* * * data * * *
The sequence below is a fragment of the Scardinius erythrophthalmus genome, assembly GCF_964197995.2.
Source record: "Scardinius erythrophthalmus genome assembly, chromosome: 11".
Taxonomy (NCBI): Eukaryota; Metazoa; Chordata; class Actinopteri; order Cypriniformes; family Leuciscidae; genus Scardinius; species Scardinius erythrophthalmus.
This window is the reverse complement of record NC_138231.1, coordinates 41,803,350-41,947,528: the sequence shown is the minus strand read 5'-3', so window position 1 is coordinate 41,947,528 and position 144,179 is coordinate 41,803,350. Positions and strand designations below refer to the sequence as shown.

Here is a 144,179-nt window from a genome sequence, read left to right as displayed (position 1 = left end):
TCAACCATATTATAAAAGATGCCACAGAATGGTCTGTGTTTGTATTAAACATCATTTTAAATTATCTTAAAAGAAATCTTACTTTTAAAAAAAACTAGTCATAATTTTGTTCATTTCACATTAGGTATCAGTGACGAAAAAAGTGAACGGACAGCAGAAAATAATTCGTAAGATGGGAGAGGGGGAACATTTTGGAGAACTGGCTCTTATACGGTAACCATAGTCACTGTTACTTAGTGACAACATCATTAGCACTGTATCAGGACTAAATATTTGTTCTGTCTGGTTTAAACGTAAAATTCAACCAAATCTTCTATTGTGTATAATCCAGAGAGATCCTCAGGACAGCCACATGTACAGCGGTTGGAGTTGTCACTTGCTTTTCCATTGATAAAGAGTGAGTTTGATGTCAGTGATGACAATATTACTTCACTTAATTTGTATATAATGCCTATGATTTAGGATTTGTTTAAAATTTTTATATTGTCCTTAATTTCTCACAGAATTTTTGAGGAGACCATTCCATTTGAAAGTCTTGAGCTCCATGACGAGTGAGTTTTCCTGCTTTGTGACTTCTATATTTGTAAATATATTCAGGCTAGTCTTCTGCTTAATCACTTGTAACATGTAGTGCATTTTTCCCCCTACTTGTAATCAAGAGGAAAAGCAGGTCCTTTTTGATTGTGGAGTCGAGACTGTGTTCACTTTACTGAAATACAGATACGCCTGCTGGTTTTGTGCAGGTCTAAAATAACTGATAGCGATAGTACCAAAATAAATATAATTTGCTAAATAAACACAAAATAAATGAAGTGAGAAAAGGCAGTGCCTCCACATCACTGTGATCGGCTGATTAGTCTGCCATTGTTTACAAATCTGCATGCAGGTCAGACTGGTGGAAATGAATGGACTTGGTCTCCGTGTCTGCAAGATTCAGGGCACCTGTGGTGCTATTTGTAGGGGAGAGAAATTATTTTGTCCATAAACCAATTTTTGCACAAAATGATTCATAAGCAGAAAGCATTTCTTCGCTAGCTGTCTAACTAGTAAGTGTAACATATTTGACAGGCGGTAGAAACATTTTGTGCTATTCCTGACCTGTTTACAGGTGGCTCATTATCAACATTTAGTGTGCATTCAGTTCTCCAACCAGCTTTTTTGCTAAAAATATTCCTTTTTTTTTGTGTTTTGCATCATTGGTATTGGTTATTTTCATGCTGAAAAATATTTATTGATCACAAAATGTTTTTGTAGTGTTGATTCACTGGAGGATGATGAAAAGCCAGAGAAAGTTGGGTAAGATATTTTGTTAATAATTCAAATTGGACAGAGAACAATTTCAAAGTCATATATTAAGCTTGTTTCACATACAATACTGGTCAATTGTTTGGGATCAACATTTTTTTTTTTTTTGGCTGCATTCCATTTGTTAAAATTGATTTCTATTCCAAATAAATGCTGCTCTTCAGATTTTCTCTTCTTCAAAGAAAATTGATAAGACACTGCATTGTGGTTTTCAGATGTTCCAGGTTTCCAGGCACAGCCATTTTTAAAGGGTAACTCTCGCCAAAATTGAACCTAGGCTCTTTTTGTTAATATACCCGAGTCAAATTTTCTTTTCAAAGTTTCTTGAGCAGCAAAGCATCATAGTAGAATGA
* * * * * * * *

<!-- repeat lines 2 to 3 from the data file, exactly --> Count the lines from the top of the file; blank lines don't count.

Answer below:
Source record: "Scardinius erythrophthalmus genome assembly, chromosome: 11".
Taxonomy (NCBI): Eukaryota; Metazoa; Chordata; class Actinopteri; order Cypriniformes; family Leuciscidae; genus Scardinius; species Scardinius erythrophthalmus.